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Another week means another new development in pension planning, as we learn that the Department for Work and Pensions are set to move the auto-enrolment goalposts once again.
The government’s auto-enrolment review published in December 2017 suggests that the eligible age should be lowered by four years t0 18. It states that this will potentially allow an additional 900,000 young people to contribute to their workplace pension and start planning for retirement earlier in their career.
The review estimates that the changes will equal around £24bn in additional pension contributions per year. They recommend that reforms are introduced in the mid 2020s and that contributions are calculated from the very first pound earned to bring extra funds into pension savings. This also means that those on lower salaries will be especially aware of the higher proportion of their income that is invested into the scheme along with higher employer contributions and tax relief.
The response has been wholly positive although key figures have expressed a desire to implement the changes more quickly to avoid the current generation of young people missing out on the auto-enrolment opportunity.
Auto-enrolment for the self-employed
But while the government are making moves to involve younger people, there is one key group of workers who are left on the outskirts: the self-employed.
First thing’s first – in general, self-employed workers are not pro-active when it comes to saving into a pension. A report from the Pensions Advisory Service (TPAS) recently found that less than a third of self-employed people are paying into a pension, and the statistics are showing no signs of improving. According to research from the Pensions and Lifetime Savings Association published in the Financial Times, the number actually fell from 1.1 million to just 380,000 between 2001 and 2015.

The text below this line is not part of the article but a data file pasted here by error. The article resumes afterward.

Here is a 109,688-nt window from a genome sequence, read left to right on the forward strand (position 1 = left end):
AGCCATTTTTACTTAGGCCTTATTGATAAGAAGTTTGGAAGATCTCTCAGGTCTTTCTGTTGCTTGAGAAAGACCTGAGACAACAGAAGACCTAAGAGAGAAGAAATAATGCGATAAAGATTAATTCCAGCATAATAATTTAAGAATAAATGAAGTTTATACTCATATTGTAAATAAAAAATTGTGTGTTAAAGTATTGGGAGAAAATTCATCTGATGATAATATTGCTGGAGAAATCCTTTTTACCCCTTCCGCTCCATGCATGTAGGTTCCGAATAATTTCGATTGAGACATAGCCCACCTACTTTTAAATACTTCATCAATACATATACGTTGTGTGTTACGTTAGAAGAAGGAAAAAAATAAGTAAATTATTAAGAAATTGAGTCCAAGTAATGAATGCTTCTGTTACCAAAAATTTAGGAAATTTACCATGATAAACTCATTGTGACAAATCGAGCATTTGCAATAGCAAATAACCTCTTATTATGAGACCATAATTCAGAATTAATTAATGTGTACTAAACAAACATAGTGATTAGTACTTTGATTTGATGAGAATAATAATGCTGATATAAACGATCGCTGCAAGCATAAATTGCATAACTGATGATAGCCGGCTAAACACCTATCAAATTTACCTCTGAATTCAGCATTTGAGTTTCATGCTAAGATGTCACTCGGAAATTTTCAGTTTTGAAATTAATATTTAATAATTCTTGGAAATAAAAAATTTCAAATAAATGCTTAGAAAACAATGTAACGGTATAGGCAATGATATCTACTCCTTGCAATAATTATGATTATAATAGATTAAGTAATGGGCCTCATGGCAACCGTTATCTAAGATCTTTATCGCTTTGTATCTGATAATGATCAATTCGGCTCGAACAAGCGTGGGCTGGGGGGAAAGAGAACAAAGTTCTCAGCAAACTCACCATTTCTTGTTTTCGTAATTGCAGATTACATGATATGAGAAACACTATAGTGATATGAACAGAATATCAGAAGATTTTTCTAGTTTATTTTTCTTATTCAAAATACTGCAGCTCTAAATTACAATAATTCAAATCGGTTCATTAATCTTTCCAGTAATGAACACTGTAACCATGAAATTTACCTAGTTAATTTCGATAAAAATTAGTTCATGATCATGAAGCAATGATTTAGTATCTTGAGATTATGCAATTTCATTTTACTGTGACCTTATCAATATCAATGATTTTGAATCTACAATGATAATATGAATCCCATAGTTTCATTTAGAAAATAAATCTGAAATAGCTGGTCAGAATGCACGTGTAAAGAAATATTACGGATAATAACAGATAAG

Back to the report, which states that the goverment plans to enhance current auto-enrolment success and “to build a stronger, more inclusive savings culture for future generations.” Regarding the self-employed, the review promises that the government will conduct “feasibility work” and begin to “test targeted interventions” in order to establish the most effective way for people to increase their pension savings. The focus will be similar to that of regular auto-enrolment, where efforts will be focused on shifting saving behaviours and raising awareness of the importance of pension savings.
Challenges Facing the Auto-enrolment Model
Changes are not expected to be implemented until the mid-2020s and there are currently no solid plans in place for if, how and when the self-employed will be integrated into the auto-enrolment machine.
They have met with some criticism for not considering the self-employed sooner to give people the best opportunity to save for a comfortable retirement. With the Department of Work and Pensions Review confirming that self-employer workers making up around 15% of the UK’s working population, this seems to represent a significant group of people.